June 14, 2000
KALAMAZOO -- You're feeling guilty.
The expensive day planner that was supposed to revolutionize the way you work is sitting on the corner of your desk gathering dust, practically untouched since your company sent you to that time management course. In fact, the thought of plotting out your days and weeks in such precise increments makes you cringe. Maybe you're just disorganized by nature.
Or perhaps you're a polychron.
A Western Michigan University professor is researching time management styles in the workplace, and his findings could change the way we perceive time and organization. Using a system that categorizes people as "monochronic" or "polychronic" time managers, Dr. Jay D. Lindquist, professor of marketing in the Haworth College of Business, is investigating why and how people use and organize their time. He and Dr. Carol Kaufman-Scarborough of Rutgers University are studying the characteristics associated with both types of time managers, and the duo recently published a portion of their work in the Journal of Managerial Psychology.
"We believe a person's time personality is made up of a series of time styles, just as other researchers believe a person's overall personality is made up of traits," Lindquist says. "We are theorizing that time activity level -- be it monochronic, polychronic or balanced -- is one of the contributing styles to a person's overall time personality."
Monochronic employees, he says, are those who thrive on detailed planning and organization. These workers prefer to focus on one task at a time and they follow a schedule from which they don't like to deviate. According to Lindquist, monochrons are rattled by interruptions and tend to put new tasks off until a later date, when they can be worked into the schedule.
Conversely, a polychron prefers to have many projects under way simultaneously, enjoys changing from activity to activity and is unruffled by interruptions. Polychronic time managers, Lindquist's research shows, shift goals throughout the day and tend to feel that they have accomplished those goals when it's time to head for home. And unlike their monochronic counterparts, polychrons believe they perform well under pressure.
"We're at the leading edge in the areas of time personality and time style," Lindquist says. "There's not yet universal agreement on these principles, but we're working to establish guidelines and benchmarks so that when you know someone's time personality, you can predict their behavior, and vice versa."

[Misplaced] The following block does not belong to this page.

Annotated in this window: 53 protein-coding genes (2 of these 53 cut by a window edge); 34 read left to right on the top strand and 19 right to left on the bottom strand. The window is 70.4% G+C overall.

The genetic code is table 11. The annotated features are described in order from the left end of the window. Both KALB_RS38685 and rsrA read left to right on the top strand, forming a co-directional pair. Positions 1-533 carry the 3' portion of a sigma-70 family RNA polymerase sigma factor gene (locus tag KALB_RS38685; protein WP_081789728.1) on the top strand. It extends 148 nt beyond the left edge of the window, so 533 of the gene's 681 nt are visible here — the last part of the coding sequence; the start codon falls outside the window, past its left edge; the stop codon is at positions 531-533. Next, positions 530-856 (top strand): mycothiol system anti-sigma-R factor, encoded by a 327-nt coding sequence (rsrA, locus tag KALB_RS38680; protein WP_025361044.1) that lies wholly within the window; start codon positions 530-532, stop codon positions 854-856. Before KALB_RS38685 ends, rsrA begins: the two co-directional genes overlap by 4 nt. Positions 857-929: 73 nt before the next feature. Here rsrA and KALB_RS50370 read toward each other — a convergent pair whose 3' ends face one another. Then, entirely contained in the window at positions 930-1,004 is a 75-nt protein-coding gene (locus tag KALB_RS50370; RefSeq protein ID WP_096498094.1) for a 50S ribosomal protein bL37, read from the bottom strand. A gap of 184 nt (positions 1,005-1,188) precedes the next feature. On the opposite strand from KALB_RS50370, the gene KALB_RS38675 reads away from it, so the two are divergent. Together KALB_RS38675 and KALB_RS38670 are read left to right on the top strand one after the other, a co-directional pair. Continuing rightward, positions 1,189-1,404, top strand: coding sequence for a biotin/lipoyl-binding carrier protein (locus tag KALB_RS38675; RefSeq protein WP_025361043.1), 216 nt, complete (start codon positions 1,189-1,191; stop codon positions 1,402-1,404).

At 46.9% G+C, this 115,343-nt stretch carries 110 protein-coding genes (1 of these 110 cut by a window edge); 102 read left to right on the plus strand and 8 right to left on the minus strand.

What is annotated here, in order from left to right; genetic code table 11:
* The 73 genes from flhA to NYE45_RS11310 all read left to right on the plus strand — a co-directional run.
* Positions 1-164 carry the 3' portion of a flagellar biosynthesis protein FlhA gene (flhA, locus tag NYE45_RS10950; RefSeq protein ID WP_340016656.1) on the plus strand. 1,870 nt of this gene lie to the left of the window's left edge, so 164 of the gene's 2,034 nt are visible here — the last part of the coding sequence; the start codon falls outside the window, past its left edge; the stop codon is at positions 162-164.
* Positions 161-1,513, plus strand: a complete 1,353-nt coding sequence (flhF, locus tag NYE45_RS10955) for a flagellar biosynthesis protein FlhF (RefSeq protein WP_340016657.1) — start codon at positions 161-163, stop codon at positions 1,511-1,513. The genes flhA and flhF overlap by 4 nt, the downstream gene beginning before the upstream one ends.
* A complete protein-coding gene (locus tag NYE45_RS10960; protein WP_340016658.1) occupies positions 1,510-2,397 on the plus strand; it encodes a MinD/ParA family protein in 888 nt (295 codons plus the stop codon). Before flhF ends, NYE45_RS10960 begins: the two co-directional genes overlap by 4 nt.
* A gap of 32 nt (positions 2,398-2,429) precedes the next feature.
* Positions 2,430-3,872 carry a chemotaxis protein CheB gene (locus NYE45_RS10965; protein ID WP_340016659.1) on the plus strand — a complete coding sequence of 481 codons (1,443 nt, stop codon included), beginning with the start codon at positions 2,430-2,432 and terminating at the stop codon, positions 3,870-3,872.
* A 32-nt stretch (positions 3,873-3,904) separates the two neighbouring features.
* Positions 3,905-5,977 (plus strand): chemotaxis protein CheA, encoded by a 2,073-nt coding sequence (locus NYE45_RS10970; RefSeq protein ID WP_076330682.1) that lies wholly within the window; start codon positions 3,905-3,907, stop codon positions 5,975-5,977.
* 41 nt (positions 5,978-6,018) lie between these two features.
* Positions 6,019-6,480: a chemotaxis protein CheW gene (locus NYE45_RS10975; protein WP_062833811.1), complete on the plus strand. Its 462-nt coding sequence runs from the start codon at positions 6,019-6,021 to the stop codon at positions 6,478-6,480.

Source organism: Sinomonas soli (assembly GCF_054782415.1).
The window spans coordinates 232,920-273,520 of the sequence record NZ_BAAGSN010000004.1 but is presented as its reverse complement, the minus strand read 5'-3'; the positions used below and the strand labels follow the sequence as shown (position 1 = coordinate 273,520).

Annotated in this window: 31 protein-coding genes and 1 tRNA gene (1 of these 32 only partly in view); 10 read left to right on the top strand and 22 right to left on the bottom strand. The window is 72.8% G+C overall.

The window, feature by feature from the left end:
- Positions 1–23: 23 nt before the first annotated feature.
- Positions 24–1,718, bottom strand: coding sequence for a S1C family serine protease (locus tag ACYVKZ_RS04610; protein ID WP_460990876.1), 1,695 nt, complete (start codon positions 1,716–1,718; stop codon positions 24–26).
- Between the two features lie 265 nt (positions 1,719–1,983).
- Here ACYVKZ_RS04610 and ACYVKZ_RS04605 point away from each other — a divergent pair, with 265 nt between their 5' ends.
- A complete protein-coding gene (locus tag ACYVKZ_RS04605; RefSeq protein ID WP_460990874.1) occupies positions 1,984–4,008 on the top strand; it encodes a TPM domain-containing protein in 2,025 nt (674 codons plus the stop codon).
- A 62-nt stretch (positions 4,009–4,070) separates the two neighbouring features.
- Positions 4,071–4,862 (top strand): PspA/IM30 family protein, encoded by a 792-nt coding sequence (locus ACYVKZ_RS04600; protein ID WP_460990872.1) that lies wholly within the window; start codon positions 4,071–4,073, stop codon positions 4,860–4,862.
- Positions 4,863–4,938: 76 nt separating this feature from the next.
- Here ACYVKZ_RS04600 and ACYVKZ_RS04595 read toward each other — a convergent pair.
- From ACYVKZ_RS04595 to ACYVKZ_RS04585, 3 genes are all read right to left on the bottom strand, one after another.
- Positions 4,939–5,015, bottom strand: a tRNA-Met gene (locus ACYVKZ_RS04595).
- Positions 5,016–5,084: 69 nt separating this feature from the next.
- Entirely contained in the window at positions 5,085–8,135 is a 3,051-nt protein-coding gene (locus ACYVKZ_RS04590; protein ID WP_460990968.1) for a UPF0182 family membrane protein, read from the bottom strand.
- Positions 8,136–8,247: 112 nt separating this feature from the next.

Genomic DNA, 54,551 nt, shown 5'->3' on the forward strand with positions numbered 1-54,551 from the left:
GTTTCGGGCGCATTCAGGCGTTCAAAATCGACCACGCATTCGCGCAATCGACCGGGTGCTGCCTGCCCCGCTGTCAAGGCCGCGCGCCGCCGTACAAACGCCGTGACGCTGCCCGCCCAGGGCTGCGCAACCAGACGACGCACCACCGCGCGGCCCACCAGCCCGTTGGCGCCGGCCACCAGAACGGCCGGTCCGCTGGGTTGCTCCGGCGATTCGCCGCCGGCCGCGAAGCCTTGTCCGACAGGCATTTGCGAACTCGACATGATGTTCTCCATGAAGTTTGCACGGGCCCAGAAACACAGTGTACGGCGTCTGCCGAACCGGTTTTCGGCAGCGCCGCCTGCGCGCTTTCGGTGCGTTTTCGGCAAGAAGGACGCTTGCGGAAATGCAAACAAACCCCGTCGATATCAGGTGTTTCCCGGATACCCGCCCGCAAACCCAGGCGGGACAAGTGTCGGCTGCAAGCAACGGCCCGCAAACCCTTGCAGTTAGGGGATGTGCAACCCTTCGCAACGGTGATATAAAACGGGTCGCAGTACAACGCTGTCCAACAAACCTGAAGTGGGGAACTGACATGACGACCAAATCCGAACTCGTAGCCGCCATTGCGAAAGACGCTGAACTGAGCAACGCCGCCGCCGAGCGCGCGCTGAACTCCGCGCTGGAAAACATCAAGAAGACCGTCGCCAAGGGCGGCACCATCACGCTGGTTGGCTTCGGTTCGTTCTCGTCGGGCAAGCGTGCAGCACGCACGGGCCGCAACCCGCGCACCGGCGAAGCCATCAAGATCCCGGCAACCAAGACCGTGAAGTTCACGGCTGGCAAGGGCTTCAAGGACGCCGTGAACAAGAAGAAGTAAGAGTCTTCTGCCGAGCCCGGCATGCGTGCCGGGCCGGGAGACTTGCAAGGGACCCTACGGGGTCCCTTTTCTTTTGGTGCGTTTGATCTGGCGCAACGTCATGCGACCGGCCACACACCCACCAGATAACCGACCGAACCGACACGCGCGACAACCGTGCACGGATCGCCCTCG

Even at this early stage, however, managers will benefit from identifying their employees' time styles, according to Lindquist. Whereas in the past a struggling worker may have been criticized as inflexible or unorganized, a supervisor exposed to this theory might instead recognize that the person's time management style conflicts with the work required, and shift that employee to another spot within the organization.
Take an accountant or engineer, for example. The work required is precise, methodical and detailed -- ideal for a monochron. However, put those same employees who excel in their positions into a sales job, where they move from one customer to another, constantly switching gears and responding to the unexpected, and they'll undoubtedly flounder.
"Conflicting time styles are a great source of turmoil in organizations, but managers aren't always able to identify just what the problem is," says Lindquist. "Imagine you're polychronic and working on a team with two monochrons. You're all frustrated with one another, until we explain to you how monochrons and polychrons operate, and suddenly you understand what it will take to work together. Even though we don't fully understand it yet, if we can awaken people to the general issue, that's useful."
Already, the corporate world is responding. Earlier this year, Lindquist presented his work to local business leaders as part of the Haworth College of Business Dean's Breakfast Speakers Series and at the Kalamazoo Rotary club. Impressed by the favorable reaction from the Southwest Michigan crowd, Rotary officials recently approached him about addressing the topic at a national meeting in November.
At the least, this new understanding could help managers identify which type of time management training to which they should send their employees, Lindquist says. "You can't send everyone to a monochronic training -- these seminars are of little or no use to polychrons. The people who are teaching this time diary stuff should be teaching how monochrons and polychrons should each use the system. Now that really might revolutionize the way we work."
Media contact: Jessica English, 616 387-8400, email@example.com
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